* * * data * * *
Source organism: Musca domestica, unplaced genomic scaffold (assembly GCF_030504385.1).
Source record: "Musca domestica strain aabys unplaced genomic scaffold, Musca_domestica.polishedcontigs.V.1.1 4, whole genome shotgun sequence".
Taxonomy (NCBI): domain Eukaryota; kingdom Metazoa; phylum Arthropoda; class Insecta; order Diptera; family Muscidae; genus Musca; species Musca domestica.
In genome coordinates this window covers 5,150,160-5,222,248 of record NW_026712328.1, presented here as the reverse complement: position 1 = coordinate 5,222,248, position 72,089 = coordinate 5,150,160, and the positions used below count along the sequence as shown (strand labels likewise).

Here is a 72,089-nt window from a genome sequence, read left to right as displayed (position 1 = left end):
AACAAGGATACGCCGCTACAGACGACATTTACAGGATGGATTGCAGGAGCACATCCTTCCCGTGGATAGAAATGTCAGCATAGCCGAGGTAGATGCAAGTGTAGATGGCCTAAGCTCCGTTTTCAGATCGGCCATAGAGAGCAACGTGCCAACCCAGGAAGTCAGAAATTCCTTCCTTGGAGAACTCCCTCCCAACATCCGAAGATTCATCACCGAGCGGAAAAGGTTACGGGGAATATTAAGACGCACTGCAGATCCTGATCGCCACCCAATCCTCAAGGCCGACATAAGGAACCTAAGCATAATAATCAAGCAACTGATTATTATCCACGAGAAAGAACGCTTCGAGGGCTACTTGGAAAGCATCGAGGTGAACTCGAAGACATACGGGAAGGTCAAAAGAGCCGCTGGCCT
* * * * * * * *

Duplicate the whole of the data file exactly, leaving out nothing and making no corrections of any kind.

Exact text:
Source organism: Musca domestica, unplaced genomic scaffold (assembly GCF_030504385.1).
Source record: "Musca domestica strain aabys unplaced genomic scaffold, Musca_domestica.polishedcontigs.V.1.1 4, whole genome shotgun sequence".
Taxonomy (NCBI): domain Eukaryota; kingdom Metazoa; phylum Arthropoda; class Insecta; order Diptera; family Muscidae; genus Musca; species Musca domestica.
In genome coordinates this window covers 5,150,160-5,222,248 of record NW_026712328.1, presented here as the reverse complement: position 1 = coordinate 5,222,248, position 72,089 = coordinate 5,150,160, and the positions used below count along the sequence as shown (strand labels likewise).

Here is a 72,089-nt window from a genome sequence, read left to right as displayed (position 1 = left end):
AACAAGGATACGCCGCTACAGACGACATTTACAGGATGGATTGCAGGAGCACATCCTTCCCGTGGATAGAAATGTCAGCATAGCCGAGGTAGATGCAAGTGTAGATGGCCTAAGCTCCGTTTTCAGATCGGCCATAGAGAGCAACGTGCCAACCCAGGAAGTCAGAAATTCCTTCCTTGGAGAACTCCCTCCCAACATCCGAAGATTCATCACCGAGCGGAAAAGGTTACGGGGAATATTAAGACGCACTGCAGATCCTGATCGCCACCCAATCCTCAAGGCCGACATAAGGAACCTAAGCATAATAATCAAGCAACTGATTATTATCCACGAGAAAGAACGCTTCGAGGGCTACTTGGAAAGCATCGAGGTGAACTCGAAGACATACGGGAAGGTCAAAAGAGCCGCTGGCCT